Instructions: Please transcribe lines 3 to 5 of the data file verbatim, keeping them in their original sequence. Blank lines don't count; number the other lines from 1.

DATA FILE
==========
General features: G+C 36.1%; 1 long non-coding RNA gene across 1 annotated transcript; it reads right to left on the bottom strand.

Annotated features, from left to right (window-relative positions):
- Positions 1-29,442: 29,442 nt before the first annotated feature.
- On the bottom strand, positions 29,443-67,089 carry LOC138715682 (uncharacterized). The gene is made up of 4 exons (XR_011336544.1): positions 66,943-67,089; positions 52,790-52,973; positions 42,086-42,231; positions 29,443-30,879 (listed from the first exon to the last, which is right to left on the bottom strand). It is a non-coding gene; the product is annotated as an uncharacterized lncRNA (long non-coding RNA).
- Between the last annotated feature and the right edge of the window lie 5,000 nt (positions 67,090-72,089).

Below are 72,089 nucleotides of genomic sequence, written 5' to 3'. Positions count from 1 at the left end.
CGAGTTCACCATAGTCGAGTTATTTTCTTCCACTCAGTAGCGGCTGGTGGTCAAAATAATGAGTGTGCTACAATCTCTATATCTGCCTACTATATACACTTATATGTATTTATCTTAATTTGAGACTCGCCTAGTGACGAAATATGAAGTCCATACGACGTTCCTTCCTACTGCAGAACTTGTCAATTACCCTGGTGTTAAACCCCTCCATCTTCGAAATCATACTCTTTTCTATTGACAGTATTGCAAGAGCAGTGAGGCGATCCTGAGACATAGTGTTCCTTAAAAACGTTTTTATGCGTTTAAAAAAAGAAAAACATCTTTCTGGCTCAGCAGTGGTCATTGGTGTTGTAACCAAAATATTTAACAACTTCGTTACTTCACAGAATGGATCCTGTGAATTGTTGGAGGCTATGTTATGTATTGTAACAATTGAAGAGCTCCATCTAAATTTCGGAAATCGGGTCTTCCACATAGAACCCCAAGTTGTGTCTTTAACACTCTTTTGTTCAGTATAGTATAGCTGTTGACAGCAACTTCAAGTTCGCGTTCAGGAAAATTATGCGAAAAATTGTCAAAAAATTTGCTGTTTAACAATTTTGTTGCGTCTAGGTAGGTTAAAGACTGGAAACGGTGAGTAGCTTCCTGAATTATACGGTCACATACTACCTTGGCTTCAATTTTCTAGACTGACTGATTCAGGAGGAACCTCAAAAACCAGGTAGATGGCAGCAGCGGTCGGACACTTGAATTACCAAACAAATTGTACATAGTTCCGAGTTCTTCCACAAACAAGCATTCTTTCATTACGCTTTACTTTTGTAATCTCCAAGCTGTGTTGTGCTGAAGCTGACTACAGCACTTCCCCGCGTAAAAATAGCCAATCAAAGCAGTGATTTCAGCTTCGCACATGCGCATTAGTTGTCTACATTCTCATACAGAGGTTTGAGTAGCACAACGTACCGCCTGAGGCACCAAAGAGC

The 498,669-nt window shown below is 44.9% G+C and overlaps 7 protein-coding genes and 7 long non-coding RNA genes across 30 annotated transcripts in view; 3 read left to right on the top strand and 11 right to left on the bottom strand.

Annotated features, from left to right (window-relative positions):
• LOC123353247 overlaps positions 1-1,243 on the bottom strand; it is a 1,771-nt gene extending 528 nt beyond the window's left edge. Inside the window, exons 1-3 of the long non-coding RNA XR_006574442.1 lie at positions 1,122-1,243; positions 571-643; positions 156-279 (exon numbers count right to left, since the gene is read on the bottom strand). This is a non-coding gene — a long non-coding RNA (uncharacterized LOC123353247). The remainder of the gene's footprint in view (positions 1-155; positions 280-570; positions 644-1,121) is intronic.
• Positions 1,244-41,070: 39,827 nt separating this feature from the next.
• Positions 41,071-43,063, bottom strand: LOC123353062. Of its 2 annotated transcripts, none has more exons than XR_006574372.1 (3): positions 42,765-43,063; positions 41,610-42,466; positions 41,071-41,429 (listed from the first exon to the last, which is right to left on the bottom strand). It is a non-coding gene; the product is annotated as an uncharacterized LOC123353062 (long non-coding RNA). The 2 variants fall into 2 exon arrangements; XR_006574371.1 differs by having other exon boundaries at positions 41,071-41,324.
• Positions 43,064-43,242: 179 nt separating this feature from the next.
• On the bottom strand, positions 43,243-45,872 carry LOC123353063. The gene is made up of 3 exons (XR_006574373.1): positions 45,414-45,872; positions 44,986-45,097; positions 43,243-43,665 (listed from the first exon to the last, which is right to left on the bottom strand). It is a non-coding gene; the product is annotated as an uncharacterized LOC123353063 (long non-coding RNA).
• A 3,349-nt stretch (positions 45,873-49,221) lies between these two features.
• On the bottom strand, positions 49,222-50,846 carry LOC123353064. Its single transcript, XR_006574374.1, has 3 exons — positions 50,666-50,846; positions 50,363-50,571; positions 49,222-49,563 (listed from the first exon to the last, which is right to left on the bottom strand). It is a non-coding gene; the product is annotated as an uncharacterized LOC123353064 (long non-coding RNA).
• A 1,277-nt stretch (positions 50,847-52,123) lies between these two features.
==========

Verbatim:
- Positions 1-29,442: 29,442 nt before the first annotated feature.
- On the bottom strand, positions 29,443-67,089 carry LOC138715682 (uncharacterized). The gene is made up of 4 exons (XR_011336544.1): positions 66,943-67,089; positions 52,790-52,973; positions 42,086-42,231; positions 29,443-30,879 (listed from the first exon to the last, which is right to left on the bottom strand). It is a non-coding gene; the product is annotated as an uncharacterized lncRNA (long non-coding RNA).
- Between the last annotated feature and the right edge of the window lie 5,000 nt (positions 67,090-72,089).